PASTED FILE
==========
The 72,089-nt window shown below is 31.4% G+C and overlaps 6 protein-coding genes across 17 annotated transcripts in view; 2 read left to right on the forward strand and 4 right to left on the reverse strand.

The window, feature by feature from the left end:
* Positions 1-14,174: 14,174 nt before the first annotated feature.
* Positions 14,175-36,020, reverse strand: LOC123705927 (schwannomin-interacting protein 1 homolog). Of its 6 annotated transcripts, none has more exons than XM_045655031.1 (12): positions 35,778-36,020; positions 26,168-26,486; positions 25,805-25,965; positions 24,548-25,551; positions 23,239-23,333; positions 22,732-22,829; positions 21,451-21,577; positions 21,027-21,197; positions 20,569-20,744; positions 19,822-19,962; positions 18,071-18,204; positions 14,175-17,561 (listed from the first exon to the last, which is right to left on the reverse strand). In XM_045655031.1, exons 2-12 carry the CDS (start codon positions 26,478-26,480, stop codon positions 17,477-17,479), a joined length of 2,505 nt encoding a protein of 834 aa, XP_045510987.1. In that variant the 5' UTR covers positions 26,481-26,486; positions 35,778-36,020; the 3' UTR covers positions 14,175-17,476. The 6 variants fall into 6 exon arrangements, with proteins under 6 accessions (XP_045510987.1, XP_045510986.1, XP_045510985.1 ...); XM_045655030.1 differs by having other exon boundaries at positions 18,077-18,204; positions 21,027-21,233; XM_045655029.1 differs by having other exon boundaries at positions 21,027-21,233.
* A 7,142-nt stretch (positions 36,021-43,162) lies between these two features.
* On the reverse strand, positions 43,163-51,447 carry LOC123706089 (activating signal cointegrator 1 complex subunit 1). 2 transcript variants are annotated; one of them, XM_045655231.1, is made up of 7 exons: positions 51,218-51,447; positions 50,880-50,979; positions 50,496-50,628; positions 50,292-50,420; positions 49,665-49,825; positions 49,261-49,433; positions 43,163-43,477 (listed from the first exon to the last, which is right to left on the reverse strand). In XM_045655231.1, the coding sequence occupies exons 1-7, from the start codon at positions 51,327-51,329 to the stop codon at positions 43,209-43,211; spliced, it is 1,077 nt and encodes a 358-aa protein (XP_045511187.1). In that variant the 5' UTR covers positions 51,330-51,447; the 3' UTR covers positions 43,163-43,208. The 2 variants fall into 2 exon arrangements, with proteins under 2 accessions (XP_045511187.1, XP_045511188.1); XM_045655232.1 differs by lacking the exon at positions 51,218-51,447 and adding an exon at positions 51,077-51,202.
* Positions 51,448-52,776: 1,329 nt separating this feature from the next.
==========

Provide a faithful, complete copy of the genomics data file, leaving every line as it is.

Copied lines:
The 72,089-nt window shown below is 31.4% G+C and overlaps 6 protein-coding genes across 17 annotated transcripts in view; 2 read left to right on the forward strand and 4 right to left on the reverse strand.

The window, feature by feature from the left end:
* Positions 1-14,174: 14,174 nt before the first annotated feature.
* Positions 14,175-36,020, reverse strand: LOC123705927 (schwannomin-interacting protein 1 homolog). Of its 6 annotated transcripts, none has more exons than XM_045655031.1 (12): positions 35,778-36,020; positions 26,168-26,486; positions 25,805-25,965; positions 24,548-25,551; positions 23,239-23,333; positions 22,732-22,829; positions 21,451-21,577; positions 21,027-21,197; positions 20,569-20,744; positions 19,822-19,962; positions 18,071-18,204; positions 14,175-17,561 (listed from the first exon to the last, which is right to left on the reverse strand). In XM_045655031.1, exons 2-12 carry the CDS (start codon positions 26,478-26,480, stop codon positions 17,477-17,479), a joined length of 2,505 nt encoding a protein of 834 aa, XP_045510987.1. In that variant the 5' UTR covers positions 26,481-26,486; positions 35,778-36,020; the 3' UTR covers positions 14,175-17,476. The 6 variants fall into 6 exon arrangements, with proteins under 6 accessions (XP_045510987.1, XP_045510986.1, XP_045510985.1 ...); XM_045655030.1 differs by having other exon boundaries at positions 18,077-18,204; positions 21,027-21,233; XM_045655029.1 differs by having other exon boundaries at positions 21,027-21,233.
* A 7,142-nt stretch (positions 36,021-43,162) lies between these two features.
* On the reverse strand, positions 43,163-51,447 carry LOC123706089 (activating signal cointegrator 1 complex subunit 1). 2 transcript variants are annotated; one of them, XM_045655231.1, is made up of 7 exons: positions 51,218-51,447; positions 50,880-50,979; positions 50,496-50,628; positions 50,292-50,420; positions 49,665-49,825; positions 49,261-49,433; positions 43,163-43,477 (listed from the first exon to the last, which is right to left on the reverse strand). In XM_045655231.1, the coding sequence occupies exons 1-7, from the start codon at positions 51,327-51,329 to the stop codon at positions 43,209-43,211; spliced, it is 1,077 nt and encodes a 358-aa protein (XP_045511187.1). In that variant the 5' UTR covers positions 51,330-51,447; the 3' UTR covers positions 43,163-43,208. The 2 variants fall into 2 exon arrangements, with proteins under 2 accessions (XP_045511187.1, XP_045511188.1); XM_045655232.1 differs by lacking the exon at positions 51,218-51,447 and adding an exon at positions 51,077-51,202.
* Positions 51,448-52,776: 1,329 nt separating this feature from the next.